• to allow the anti-Pakistan Northern Alliance to take Kabul in 2001
  • to ignore Islamabad’s later requests for consultations on US strategy in Afghanistan
  • and, to treat all Afghan Pashtuns as potential Taliban.16

Now it is even more difficult for Pakistan to contain the Afghan Taliban because the Afghan Taliban has access to the Pakistani Taliban. The Pakistani Taliban have already invaded Pakistan’s Swat region, which is 60 miles from Islamabad.17 It would be a disaster if the Taliban conquered Pakistan and gained access to their nuclear weapons, which could be used against their “impure” Hindu enemies – India.18

The rise of the Taliban in the Fergana Valley has implications for both China and Russia, as terrorist attacks carried out by the Taliban are on the rise in the region. The Fergana Valley is the gateway to Dagestan, Chechnya, Ingushetia in Russia, and the Xinjiang province in China. All of these regions have large Muslim populations. If radical Islamic groups gain access to these regions, the world will see a new cycle of resistance and oppression, as well as increased discrimination against Muslims in general.

Moreover, the Taliban is likely to support these groups because they who would want to support their kinsmen.19 With Russia intending to move 25,000 troops into the Fergana Valley to prevent the rise of Islamic militants in Afghanistan,20 the Taliban has an incentive to support Islamic militants’ fight against the Russia. Because the Taliban will be supporting these militants, indoctrination is highly likely.

Conclusion

If the U.S. and the West want to protect human rights, they should collaborate with two key players: Russia and Pakistan.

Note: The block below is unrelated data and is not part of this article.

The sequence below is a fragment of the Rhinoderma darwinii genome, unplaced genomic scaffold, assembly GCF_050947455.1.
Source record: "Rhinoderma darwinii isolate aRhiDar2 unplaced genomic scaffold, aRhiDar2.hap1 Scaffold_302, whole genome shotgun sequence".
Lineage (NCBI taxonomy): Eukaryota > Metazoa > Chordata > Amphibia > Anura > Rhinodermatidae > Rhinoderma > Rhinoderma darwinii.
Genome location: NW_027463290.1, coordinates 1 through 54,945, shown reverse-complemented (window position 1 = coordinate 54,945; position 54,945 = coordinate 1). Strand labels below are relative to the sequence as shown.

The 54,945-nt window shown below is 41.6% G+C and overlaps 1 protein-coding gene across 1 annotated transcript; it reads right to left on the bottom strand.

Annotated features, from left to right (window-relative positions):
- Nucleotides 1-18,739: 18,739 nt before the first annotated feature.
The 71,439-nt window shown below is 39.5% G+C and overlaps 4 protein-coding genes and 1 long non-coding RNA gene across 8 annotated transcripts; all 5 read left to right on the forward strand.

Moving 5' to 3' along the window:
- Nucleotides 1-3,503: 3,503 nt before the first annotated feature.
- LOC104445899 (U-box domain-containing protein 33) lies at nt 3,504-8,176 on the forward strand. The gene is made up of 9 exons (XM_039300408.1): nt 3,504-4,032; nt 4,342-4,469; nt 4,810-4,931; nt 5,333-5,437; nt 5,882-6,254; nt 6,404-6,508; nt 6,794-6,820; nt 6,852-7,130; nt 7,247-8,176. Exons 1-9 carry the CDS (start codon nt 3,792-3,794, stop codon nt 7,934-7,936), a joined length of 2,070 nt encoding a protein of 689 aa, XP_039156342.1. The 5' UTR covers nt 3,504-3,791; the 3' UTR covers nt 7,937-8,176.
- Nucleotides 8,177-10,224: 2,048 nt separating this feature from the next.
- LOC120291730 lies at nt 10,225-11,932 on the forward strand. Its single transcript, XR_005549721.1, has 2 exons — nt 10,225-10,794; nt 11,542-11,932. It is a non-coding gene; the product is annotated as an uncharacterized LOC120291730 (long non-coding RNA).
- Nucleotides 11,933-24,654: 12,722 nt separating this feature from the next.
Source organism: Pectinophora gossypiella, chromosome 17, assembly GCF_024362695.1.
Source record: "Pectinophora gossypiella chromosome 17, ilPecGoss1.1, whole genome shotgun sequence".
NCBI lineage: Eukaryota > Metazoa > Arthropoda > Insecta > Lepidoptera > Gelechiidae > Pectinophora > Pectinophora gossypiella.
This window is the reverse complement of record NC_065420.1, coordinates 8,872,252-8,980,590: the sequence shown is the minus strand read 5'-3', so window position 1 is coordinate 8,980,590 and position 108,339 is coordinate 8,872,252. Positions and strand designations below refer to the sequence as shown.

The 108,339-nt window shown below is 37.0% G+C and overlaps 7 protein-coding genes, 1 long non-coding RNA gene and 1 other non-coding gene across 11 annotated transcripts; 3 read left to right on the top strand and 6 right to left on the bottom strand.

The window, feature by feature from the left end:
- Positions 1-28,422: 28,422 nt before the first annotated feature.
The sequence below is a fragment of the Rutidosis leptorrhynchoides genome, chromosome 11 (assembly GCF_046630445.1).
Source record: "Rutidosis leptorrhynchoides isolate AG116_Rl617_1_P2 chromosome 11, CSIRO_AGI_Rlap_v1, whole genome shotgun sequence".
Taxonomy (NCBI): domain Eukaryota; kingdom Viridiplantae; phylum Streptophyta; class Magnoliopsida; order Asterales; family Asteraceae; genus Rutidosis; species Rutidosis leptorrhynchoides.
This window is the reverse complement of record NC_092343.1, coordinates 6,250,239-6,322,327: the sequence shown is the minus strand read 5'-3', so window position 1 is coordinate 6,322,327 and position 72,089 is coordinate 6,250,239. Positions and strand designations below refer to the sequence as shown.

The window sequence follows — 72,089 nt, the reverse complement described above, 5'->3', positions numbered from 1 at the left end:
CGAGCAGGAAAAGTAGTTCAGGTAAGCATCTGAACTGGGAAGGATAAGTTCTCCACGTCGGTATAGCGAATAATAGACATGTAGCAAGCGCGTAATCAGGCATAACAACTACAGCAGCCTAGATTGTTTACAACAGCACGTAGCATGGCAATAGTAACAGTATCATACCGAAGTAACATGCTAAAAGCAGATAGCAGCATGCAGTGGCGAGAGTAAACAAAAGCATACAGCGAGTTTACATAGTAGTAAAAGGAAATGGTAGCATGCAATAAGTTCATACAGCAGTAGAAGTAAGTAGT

Russia is no longer the West’s enemy, and as such, the West has the opportunity to forge an alliance with Russia to fight the Taliban. Not only does Russia have the resources to fight the Taliban, Russia also has the influence in the Fergana Valley to fight the Taliban. As seen during the April 2010 Kyrgyz uprising, Russia weighed in heavily on quelling the violence.21 Russia also intends to send 25,000 troops to the region to secure the area after American withdrawal, which will allow them to halt the spread Salafiyya.22 Russia, therefore, makes a good ally to contain the Taliban on the north, while Pakistan makes a stronghold on the east. This strategy would eventually cut off and land lock the Taliban.

The U.S. should provide the support Pakistan needs to combat the Taliban because negotiating with Afghan Taliban will only facilitate their aid to Pakistani Taliban. Although the US fears Pakistan will use their requested armed Predator drones to support the Taliban,23 Pakistan has made a new vow to focus on fighting the Taliban giving the U.S. the opportunity to influence Pakistani policy.24

In order to prevent human rights abuses, the U.S. should make a deal with Pakistan to provide support to Pakistan on the grounds only if Pakistan uses this support to fight the Taliban. This strategy will ease Pakistan’s fears of surviving in a hostile region after an American withdrawal and will give them an incentive to cooperate in a fight against the Taliban.